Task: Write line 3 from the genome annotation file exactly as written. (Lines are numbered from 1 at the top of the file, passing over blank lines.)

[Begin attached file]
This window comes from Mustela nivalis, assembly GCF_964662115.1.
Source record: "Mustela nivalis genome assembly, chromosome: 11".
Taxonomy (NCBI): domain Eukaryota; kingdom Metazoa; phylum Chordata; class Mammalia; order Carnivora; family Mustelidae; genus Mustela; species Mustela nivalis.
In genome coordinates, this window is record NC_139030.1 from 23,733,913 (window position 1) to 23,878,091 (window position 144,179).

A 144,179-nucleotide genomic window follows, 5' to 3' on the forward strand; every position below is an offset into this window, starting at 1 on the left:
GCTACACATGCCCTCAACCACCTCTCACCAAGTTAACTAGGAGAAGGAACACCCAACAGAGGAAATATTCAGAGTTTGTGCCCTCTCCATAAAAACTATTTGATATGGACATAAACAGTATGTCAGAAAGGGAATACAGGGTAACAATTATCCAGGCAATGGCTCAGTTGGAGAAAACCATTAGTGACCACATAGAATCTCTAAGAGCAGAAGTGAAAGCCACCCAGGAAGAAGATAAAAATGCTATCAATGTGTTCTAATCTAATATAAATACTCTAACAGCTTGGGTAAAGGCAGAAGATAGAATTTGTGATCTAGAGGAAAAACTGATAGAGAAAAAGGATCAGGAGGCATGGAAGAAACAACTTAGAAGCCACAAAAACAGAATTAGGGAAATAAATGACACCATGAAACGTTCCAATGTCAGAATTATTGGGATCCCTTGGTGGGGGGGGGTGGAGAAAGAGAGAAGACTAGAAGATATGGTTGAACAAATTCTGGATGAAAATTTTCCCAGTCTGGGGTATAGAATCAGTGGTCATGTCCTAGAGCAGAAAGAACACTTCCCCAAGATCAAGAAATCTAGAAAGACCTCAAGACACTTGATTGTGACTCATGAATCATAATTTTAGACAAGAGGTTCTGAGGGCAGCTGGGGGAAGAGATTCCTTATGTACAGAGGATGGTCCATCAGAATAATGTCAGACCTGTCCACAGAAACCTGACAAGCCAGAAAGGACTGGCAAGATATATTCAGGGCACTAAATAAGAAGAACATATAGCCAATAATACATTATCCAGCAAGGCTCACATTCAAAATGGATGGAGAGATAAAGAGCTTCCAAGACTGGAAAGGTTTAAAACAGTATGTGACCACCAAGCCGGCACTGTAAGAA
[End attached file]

Taxonomy (NCBI): domain Eukaryota; kingdom Metazoa; phylum Chordata; class Mammalia; order Carnivora; family Mustelidae; genus Mustela; species Mustela nivalis.